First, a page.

Scotch Speyside

The GlenAllachie 10 YO Cask Strength Batch 3 58.2%

GlenAllachie takes its name from the Gaelic for 'Valley of the Rocks' and was purchased by Billy Walker and his team in October 2017, following great success reviving the GlenDronach and BenRiach distilleries. Billy Walker spends endless amounts of time in the GlenAllachie warehouses in Banffshire, sampling across the range of casks with over 50,000 on site; it’s not a job for the faint hearted. However, it’s certainly time well spent when the results of his endeavours are tasted. After sampling this vast range of casks Billy was keen to showcase GlenAllachie bottled at natural strength, leading to the GlenAllachie 10 YO Cask Strength.

The third batch of Glenallachie's limited-edition 10-year-old single malt has been matured for a decade, in a mix of 1st bourbon, virgin oak, PX and Oloroso sherry casks creating a rich, fruity character. Its is not chill filtered and is bottled with its natural colour. Batch 3 was released in 2019 and is limited to 3500 bottles.

The nose has big dark chocolate notes with raisins and heather honey, before a touch of sweet spice and orange peel. The palate brings more of that rich dark chocolate and raisin, adding treacle and a touch of cooling eucalyptus. The finish is long lasting and incredibly satisfying.


Paul John Brilliance 46% NAS

Located in Goa, John Distilleries have been producing huge volumes of blended whisky since 1992. The Distillery entered the single malt scene in 2008 as a ‘pet project’ and quickly gained worldwide attention. Distiller Michael John employs local ingredients, although, a peated release sources peated malt from Scotland. Paul John ‘Brilliance’ is the first in the range.

Brilliance is a non-chill-filtered unpeated whisky from Paul John Distillers, released in early 2013 to much acclaim. All the brilliance of Goa is bottled up in this Single Malt. Its sparkling hues are reminiscent of sun-kissed beaches. The six-row barley for this whisky comes from the foothills of the Himalayas. Brilliance is matured in bourbon casks, for absolute sensory delight.

Brilliance is matured in bourbon barrels for 3-5 years before bottling at cask strength. The tropical climate cause greater evaporation, around 12-13% a year, but in turn they show very well at younger ages.

Reviews and Tasting Notes

Appearance / Colour: Golden

Nose / Aroma / Smell: Fresh and juicy barley with hints of wheat. Scent of sweet lemons and oranges mixed with some vanilla and sweet butter.

Flavour / Taste / Palate: All about fruits here, from mango to apple and oranges. Tingles of honey and cinnamon are also present.

Finish: Long and smooth finish where vanilla intensifies and spices kick in.


Tamdhu Sandy McIntyre’s SC

In 1949, Tamdhu began to modernise the original floor maltings and took the innovative decision to introduce Saladin boxes, a French invention that mechanised the barley turning process. No more 'monkey shoulder' for distillery workers. As production in the distillery steadily increased over the next 15 years, it became necessary to increase the maltings output. At one stage, an impressive 10 Saladin boxes were required. The popularity of whisky reached record highs in the 1970s and Tamdhu expanded further to meet the growing demand. Four stills were added in as many years, allowing the distillery to increase production considerably without compromising the exceptional quality of their spirit.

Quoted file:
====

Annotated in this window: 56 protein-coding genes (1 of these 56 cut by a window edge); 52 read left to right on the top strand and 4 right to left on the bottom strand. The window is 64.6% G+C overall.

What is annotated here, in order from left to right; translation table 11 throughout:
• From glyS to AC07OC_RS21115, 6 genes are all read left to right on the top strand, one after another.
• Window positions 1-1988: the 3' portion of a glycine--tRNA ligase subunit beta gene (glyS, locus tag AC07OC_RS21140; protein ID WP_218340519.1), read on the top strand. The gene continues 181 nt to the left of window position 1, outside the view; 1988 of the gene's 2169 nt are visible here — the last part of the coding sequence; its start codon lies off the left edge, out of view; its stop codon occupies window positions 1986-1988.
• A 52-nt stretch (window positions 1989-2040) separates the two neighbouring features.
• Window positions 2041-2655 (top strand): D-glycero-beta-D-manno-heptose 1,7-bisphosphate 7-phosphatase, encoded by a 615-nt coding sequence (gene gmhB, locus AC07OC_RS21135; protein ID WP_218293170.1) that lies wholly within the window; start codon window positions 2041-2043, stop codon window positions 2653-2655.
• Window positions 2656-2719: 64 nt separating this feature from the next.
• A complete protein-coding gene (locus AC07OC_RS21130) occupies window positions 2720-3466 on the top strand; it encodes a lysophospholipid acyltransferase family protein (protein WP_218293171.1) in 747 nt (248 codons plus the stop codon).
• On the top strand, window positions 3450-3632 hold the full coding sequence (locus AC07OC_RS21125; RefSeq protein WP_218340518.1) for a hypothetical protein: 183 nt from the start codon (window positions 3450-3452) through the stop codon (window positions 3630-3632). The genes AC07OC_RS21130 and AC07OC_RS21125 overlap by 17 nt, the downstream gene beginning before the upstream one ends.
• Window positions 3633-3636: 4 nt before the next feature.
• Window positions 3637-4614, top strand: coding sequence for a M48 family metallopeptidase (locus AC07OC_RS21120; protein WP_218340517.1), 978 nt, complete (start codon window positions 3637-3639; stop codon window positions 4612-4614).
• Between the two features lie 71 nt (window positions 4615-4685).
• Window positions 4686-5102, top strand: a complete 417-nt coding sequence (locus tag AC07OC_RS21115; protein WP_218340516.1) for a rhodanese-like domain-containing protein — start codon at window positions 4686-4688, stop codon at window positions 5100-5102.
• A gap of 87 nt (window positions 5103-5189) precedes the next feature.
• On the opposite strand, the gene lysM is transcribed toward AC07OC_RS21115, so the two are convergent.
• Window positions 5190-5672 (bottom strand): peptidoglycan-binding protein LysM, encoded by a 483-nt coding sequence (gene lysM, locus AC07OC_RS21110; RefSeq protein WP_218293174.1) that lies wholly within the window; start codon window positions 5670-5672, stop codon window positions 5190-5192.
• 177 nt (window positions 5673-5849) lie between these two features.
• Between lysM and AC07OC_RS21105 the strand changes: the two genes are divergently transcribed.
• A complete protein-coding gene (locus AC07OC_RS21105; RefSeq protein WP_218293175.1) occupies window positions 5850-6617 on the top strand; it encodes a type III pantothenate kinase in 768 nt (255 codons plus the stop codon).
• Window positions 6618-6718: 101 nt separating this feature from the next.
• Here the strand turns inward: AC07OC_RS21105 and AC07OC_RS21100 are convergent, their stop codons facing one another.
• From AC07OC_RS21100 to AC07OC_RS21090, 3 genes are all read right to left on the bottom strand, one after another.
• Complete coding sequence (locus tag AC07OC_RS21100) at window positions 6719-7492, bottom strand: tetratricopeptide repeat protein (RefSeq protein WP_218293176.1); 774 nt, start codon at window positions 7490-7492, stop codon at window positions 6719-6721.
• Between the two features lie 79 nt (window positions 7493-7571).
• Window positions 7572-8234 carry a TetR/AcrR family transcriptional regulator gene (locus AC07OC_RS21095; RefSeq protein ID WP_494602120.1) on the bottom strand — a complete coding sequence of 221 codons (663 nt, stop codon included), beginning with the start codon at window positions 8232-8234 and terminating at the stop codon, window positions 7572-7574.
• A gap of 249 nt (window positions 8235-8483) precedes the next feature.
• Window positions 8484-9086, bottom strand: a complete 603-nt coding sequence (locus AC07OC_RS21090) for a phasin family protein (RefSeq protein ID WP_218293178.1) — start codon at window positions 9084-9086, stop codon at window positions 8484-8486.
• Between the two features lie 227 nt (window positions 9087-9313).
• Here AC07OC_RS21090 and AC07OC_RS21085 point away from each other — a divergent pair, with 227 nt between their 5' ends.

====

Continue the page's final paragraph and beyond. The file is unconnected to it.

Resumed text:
Tamdhu downed shutters for two years starting 2010. In January 2012, the determination of Ian Macleod Distillers saw the Tamdhu Distillery doors open once more. Inspired by the founders’ commitment to creating the very best whisky, the family enterprise wanted to build upon the impressive Tamdhu legacy. Ian Macleod Distillers returned the distillery to its former glory, using the same processes and passion for sherry maturation as the founders had before them. Today, Tamdhu is proud to exclusively mature in the finest sherry oak casks. Nothing less.

This vintage was chosen from a 2003-bottled first-fill American oak oloroso Sherry butt. Bottled at 56.2% ABV without chill-filtration or caramel colouring, the whisky has been matured for 15 years to deliver aromas of raspberries, clotted cream, citrus, banana, mint, spice and ginger nuts. On the palate, the whisky is said to have a creamy mouthfeel with flavours of cinnamon, soft fruits and cocoa nibs, leading to a fruity finish with vanilla and brown sugar.

Only 595 bottles were available to buy from the distillery/online.


Ichiro's Malt & Grain (46%)

This is an example of something we will see more of: blended world whiskies. Actually, this has been going on for a long time – but rarely disclosed previously. There are often significant loopholes in various country labeling laws that allow makers to import whiskies from other countries and either bottle it as a local brand without modification, further age it and bottle it, or even blend it with their own distillate and then sell it as if it were their own product.